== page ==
If you happened to stroll by Jemima Kirke’s Brooklyn stoop sale in April, one of the items in particular might have caught your eye. Among the piles of vintage clothing and the other knickknacks one typically finds at these de-sheddings, was a stack of unopened copies of Girls DVDs, the show she starred on for six seasons. “People were actually buying them, and nobody realized I was the one selling them,” Kirke tells Playboy. Now, maybe she was just doing some spring-cleaning—because stars, they’re just like us—or maybe it was something more.
Throughout her half-decade run as Jessa Johansson—the deeply flawed but oddly likable millennial on HBO’s Emmy-winning coming-of-age series—the London-born, New York-based actress tried her best to extract herself from her polarizing on-screen persona. “I have had moments like Jessa, for sure,” she told Huffington Post in 2012. “I keep saying this—I just can’t stress this enough—this is an impression for me, in many ways. I know acting is not impersonating, but I’m good with impressions.”
That Kirke tried to make that distinction early on should come as no surprise. If Girls was a window into the no-strings-attached hookup culture of twentysomething New York City, then Jessa was its poster child. But when Kirke agreed to be in her friend Lena Dunham’s pilot in 2011, she was a married 24-year-old who had just given birth to her first daughter. Her days as a rebellious, hard-partying New York scenester—she first went to rehab when she was 19—were firmly behind her.
It’s been over a year since Kirke officially said goodbye to Jessa, and the actress seems ready for the next phase of her career. Starting Friday, Kirke makes her small-screen return in Netflix’s kaleidoscopic new drama, Maniac. Directed by Cary Fukunaga (True Detective), the series stars Jonah Hill and Emma Stone as patients in a psych ward who undergo a radical pharmaceutical test that launches them into a fever-dream journey through space and time. Kirke plays Hill’s soon-to-be sister-in-law, who appears sporadically over the course of the 10 episodes. While the role itself is small, it offers her the opportunity to flex the acting skills that she’s acquired over the course of her budding career. It was also her first taste of shooting something that has the size and scope of a major Hollywood blockbuster.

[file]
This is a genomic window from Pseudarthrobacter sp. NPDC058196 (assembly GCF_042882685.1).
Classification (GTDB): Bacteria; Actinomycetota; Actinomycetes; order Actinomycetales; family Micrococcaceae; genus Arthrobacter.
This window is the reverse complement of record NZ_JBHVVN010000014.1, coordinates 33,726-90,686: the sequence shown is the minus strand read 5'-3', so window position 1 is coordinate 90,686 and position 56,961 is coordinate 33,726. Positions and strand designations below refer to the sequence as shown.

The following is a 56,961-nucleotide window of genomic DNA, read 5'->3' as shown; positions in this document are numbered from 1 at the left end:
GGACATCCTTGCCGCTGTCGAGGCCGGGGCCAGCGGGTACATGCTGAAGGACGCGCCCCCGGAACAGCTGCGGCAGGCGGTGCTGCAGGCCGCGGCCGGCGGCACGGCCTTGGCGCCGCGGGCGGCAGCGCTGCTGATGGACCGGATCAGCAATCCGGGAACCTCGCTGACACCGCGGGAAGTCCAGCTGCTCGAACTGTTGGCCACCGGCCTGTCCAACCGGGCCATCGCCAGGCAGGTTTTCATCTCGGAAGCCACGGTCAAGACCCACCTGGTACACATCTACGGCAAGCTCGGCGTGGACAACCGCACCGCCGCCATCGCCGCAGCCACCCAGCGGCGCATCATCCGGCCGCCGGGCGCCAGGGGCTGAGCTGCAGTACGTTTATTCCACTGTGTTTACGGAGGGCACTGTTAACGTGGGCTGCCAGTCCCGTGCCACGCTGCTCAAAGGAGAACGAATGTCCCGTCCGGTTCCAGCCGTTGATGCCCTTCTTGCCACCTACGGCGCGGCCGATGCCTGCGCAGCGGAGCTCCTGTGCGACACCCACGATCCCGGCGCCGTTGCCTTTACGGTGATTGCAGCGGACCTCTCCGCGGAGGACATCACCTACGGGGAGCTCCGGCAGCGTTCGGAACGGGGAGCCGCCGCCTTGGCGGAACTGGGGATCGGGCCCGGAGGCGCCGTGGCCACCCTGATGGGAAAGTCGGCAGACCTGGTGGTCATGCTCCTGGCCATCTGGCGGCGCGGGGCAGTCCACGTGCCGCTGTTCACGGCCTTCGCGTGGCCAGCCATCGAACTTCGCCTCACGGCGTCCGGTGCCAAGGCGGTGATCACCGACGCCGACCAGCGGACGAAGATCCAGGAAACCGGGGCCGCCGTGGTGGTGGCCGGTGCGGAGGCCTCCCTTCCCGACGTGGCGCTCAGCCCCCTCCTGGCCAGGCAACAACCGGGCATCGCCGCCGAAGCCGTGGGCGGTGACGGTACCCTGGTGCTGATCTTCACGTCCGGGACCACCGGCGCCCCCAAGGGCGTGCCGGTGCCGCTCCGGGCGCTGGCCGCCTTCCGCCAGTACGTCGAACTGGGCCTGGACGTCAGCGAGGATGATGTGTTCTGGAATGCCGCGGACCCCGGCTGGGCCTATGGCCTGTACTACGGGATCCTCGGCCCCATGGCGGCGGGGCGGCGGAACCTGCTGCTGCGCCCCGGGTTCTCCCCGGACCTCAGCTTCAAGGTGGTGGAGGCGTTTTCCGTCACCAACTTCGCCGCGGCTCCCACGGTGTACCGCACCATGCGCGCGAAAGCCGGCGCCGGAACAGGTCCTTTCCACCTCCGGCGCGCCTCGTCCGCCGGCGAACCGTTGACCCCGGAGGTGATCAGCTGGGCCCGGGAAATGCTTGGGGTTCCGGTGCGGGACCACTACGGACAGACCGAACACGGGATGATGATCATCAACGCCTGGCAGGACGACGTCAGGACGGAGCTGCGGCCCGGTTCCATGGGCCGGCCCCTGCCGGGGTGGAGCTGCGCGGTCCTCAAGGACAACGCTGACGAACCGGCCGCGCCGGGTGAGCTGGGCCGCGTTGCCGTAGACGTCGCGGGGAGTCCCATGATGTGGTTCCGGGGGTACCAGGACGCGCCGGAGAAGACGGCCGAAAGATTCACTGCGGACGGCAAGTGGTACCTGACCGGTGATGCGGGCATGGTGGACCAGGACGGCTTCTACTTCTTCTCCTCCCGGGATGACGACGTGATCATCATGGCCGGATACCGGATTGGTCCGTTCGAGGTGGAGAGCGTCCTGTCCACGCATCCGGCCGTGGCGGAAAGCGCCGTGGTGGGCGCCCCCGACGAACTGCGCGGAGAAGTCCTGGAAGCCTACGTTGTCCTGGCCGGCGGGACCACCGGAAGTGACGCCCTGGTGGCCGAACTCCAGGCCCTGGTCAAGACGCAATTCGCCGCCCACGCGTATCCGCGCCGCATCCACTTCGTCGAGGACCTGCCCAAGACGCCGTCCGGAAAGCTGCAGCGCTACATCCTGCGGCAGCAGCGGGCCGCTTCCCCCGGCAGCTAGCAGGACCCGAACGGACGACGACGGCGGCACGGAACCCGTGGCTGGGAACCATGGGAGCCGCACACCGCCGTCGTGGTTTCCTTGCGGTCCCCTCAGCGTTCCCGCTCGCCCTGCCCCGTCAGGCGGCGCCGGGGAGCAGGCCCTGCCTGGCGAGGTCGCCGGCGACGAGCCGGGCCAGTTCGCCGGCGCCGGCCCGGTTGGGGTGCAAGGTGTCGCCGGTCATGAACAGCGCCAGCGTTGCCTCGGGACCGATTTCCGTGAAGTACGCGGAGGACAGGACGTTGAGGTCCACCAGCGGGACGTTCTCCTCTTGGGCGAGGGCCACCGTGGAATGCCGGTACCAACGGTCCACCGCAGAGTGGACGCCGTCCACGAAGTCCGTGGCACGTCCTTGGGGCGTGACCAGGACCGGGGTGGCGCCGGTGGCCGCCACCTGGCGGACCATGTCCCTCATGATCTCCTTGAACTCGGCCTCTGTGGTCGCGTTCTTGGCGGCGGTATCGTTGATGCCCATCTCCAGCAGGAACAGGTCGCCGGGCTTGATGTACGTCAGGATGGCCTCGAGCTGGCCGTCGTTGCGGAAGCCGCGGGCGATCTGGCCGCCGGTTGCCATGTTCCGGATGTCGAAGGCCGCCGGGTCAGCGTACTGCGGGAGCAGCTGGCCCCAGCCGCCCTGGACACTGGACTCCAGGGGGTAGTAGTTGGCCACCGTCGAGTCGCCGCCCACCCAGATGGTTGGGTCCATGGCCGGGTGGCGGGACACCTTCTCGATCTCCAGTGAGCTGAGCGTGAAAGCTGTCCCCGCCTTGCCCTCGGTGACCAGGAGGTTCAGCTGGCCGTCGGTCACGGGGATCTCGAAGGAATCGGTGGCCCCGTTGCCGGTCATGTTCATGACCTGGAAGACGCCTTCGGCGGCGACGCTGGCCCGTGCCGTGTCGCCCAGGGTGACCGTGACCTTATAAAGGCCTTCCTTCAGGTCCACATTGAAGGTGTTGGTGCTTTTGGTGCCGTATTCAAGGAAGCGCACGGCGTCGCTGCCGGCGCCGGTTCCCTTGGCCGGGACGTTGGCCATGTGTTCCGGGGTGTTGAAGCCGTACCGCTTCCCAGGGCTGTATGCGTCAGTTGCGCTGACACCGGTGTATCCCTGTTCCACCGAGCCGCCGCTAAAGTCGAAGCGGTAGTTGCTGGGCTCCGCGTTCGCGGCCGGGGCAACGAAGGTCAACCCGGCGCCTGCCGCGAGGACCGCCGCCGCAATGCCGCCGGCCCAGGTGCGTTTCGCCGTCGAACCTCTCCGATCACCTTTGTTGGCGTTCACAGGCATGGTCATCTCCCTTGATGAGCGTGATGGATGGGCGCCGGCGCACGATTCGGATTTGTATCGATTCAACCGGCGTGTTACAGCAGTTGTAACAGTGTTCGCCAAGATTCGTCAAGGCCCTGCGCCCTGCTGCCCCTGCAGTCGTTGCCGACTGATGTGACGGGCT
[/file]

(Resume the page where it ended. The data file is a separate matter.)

“It was just a very different set and way of working that I’m used to,” she says. “Cary has an exact idea of what he wants, and there’s nothing wrong with that, but I’m not used to working that way, so I had to adjust very quickly. I’m not working with my high school friends, and I’m not working with people who need the actor to chime in.” The role is something of a departure for Kirke, who admits that while she’s not actively looking for roles antithetical to Jessa, leaving her TV alter ego behind hasn’t proven easy, especially in the eyes of casting directors.
“I’m definitely aware when I’m being typecast,” she says. “There’s definitely an archetypal person that I get a lot. It’s the tough, cool girl who’s actually really soft and sad on the inside. Her sister died, so that’s why she’s so aggressive and mean, but then she meets this guy, and she gets vulnerable, and then she has to cry because she’s vulnerable.” Despite Kirke’s name recognition, audiences still mostly know her best for one key role, which means she’s found herself in an audition room perhaps a little more often than she’d like. That’s usually when the reality of her unique situation sinks in. “I’ve run into moments where I don’t even know that that’s what the casting director was looking for—where I read this character, and I saw her as one thing, and I go in, and I read for it, and it doesn’t work out because they wanted me to be Jessa, and I’m like, ‘Oh. I didn’t read it that way,’” she explains. “They won’t say, ‘Read it like Jessa,’ but I’ll just say, ‘Oh, I see.’”
Despite her continued pursuit of a career in acting, one can’t help but get the sense that she views the profession with a cool detachment—more of a hobby than a life calling. Kirke—whose paintings have shown all over New York—sees herself an artist in broader terms. “My career is a bunch of different things, and I’m not immersed in this,” she says. “It’s just a part of what I do.” While Kirke admits that she doesn’t struggle with her “own sense of identity as much anymore,” she’s acutely aware that her refusal to play the game has come at a price. “There are times when I run into issues with it where I can’t get a fucking dress from a brand because I don’t have a public Instagram,” Kirke says. “I don’t have a public Instagram because I’m not strategizing that way. Or I didn’t get a part because I don’t pull in the kind of money that someone else does. If I don’t do the work, then I don’t get the benefits, and that’s something I’ve had to accept.”
Does that mean Kirke would be opposed to taking a meeting with Marvel if the opportunity ever arose? “It’s not like I would say no, but those kinds of things aren’t going to realistically happen to me, and it’s not something I would necessarily want to happen to me because when you do those kinds of things, that’s your whole life. Besides, they’d probably ask me to play an Avenger like if Jessa was an Avenger.”